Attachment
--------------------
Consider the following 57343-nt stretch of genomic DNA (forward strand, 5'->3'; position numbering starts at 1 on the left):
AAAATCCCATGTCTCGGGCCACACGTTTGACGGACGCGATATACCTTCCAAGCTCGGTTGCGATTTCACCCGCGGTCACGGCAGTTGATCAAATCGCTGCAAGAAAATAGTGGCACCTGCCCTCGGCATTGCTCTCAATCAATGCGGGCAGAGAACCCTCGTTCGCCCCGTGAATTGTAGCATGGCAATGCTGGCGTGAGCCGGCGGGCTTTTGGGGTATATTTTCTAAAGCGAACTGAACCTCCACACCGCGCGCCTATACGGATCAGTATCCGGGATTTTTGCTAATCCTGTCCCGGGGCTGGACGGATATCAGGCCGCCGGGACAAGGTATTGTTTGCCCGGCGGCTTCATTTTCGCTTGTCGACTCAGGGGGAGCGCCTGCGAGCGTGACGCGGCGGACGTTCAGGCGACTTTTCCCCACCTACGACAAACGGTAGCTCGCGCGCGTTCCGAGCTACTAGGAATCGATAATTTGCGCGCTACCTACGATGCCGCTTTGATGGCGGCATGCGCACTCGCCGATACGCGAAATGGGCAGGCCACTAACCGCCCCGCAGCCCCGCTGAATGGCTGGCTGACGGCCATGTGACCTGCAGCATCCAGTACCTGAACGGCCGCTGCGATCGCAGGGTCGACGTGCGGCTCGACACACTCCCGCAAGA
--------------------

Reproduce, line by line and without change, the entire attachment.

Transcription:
Consider the following 57343-nt stretch of genomic DNA (forward strand, 5'->3'; position numbering starts at 1 on the left):
AAAATCCCATGTCTCGGGCCACACGTTTGACGGACGCGATATACCTTCCAAGCTCGGTTGCGATTTCACCCGCGGTCACGGCAGTTGATCAAATCGCTGCAAGAAAATAGTGGCACCTGCCCTCGGCATTGCTCTCAATCAATGCGGGCAGAGAACCCTCGTTCGCCCCGTGAATTGTAGCATGGCAATGCTGGCGTGAGCCGGCGGGCTTTTGGGGTATATTTTCTAAAGCGAACTGAACCTCCACACCGCGCGCCTATACGGATCAGTATCCGGGATTTTTGCTAATCCTGTCCCGGGGCTGGACGGATATCAGGCCGCCGGGACAAGGTATTGTTTGCCCGGCGGCTTCATTTTCGCTTGTCGACTCAGGGGGAGCGCCTGCGAGCGTGACGCGGCGGACGTTCAGGCGACTTTTCCCCACCTACGACAAACGGTAGCTCGCGCGCGTTCCGAGCTACTAGGAATCGATAATTTGCGCGCTACCTACGATGCCGCTTTGATGGCGGCATGCGCACTCGCCGATACGCGAAATGGGCAGGCCACTAACCGCCCCGCAGCCCCGCTGAATGGCTGGCTGACGGCCATGTGACCTGCAGCATCCAGTACCTGAACGGCCGCTGCGATCGCAGGGTCGACGTGCGGCTCGACACACTCCCGCAAGA